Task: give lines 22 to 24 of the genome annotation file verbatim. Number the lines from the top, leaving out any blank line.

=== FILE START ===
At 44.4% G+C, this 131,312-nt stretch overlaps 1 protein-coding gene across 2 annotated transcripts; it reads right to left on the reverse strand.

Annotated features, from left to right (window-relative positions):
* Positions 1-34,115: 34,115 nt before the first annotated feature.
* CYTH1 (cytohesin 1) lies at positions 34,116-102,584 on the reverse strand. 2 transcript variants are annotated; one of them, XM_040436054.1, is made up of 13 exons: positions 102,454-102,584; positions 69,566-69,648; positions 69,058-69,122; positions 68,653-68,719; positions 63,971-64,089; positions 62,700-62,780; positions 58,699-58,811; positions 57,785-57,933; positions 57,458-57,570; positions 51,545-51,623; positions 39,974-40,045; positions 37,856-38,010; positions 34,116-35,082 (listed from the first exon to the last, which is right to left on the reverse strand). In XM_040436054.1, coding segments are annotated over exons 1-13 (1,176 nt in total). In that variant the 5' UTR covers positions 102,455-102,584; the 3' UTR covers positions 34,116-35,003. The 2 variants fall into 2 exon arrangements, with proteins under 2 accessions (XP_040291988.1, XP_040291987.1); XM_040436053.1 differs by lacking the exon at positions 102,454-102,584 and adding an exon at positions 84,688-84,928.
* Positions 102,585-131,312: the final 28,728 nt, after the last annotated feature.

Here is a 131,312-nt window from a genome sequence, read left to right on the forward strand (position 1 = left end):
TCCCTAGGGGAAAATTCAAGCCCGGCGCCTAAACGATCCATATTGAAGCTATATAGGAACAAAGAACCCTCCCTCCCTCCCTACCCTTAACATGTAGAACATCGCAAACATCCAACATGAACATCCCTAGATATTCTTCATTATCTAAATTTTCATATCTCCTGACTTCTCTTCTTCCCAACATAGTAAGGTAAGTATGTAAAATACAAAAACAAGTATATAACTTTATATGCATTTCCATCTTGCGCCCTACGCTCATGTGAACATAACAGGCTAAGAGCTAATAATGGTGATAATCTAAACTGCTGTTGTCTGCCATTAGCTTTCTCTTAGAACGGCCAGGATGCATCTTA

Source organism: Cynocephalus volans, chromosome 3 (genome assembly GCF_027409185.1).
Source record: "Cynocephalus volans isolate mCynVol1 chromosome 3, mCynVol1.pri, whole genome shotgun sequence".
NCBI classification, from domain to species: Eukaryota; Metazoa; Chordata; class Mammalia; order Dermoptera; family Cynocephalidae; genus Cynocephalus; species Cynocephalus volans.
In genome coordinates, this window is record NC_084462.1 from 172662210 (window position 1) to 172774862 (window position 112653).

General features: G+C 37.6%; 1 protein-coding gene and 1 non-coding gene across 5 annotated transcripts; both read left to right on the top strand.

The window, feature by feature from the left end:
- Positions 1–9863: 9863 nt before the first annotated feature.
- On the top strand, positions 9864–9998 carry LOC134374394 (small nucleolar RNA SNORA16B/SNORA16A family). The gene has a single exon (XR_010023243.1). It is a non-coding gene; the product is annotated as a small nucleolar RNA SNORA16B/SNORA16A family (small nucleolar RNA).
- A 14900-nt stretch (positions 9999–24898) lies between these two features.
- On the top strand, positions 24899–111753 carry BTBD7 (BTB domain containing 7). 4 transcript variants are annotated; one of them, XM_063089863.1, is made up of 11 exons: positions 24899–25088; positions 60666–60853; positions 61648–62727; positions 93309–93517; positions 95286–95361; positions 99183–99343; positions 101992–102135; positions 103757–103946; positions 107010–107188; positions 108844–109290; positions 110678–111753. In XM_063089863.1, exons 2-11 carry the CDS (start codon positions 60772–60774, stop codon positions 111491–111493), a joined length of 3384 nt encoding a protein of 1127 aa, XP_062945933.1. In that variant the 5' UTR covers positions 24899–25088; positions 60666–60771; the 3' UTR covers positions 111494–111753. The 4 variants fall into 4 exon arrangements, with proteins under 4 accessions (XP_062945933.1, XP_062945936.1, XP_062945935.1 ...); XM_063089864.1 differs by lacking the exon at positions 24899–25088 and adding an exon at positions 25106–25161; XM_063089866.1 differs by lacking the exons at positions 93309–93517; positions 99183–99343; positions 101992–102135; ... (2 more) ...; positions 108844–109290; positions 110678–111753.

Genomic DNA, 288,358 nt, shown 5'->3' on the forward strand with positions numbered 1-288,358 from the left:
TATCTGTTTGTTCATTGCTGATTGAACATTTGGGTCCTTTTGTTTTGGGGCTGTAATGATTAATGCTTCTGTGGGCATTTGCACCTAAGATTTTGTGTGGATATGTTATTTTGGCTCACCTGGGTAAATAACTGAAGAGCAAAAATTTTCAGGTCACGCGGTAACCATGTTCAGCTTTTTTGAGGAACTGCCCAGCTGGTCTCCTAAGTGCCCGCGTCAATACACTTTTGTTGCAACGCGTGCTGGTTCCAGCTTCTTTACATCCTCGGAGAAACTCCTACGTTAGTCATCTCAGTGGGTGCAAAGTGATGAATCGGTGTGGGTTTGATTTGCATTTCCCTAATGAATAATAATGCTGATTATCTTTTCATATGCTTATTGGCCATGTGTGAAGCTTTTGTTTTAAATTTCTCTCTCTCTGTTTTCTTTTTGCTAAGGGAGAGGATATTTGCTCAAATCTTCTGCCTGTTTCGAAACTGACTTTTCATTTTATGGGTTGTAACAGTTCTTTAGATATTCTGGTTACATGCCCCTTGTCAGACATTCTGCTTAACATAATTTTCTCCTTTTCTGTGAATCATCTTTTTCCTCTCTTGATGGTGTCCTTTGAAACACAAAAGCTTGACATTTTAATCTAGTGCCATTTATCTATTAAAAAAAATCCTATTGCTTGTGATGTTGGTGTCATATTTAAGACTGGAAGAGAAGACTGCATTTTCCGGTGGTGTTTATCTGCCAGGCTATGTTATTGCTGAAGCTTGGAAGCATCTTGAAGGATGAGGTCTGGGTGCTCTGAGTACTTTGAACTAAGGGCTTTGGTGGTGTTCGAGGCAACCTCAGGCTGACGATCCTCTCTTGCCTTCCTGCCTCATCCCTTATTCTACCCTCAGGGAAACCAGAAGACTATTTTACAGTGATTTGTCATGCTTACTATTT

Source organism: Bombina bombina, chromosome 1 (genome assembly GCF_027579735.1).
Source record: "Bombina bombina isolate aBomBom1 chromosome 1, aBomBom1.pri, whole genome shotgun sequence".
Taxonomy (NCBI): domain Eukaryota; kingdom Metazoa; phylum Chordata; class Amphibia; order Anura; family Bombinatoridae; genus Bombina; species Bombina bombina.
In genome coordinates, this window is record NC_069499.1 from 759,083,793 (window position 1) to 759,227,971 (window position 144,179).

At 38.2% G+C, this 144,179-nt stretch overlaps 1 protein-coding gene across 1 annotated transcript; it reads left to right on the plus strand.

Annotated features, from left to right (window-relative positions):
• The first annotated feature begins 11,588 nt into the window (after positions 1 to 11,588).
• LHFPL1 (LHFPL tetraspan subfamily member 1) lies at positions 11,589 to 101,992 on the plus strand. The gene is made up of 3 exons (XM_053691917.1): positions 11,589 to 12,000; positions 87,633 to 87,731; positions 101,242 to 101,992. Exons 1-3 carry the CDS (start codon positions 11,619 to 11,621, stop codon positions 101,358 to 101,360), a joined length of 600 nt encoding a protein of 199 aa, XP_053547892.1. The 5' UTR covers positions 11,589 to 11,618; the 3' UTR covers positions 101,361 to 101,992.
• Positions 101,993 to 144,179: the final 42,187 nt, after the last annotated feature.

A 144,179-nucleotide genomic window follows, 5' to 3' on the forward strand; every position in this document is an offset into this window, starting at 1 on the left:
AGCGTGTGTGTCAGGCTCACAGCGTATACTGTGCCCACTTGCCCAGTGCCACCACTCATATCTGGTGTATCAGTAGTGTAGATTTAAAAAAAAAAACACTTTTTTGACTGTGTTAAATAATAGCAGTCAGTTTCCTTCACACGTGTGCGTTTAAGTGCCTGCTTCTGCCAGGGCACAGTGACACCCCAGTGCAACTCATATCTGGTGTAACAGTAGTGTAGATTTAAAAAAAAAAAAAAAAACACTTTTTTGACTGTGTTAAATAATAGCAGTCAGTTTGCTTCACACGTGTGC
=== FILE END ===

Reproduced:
Taxonomy (NCBI): domain Eukaryota; kingdom Metazoa; phylum Chordata; class Amphibia; order Anura; family Bombinatoridae; genus Bombina; species Bombina bombina.
In genome coordinates, this window is record NC_069499.1 from 759,083,793 (window position 1) to 759,227,971 (window position 144,179).

At 38.2% G+C, this 144,179-nt stretch overlaps 1 protein-coding gene across 1 annotated transcript; it reads left to right on the plus strand.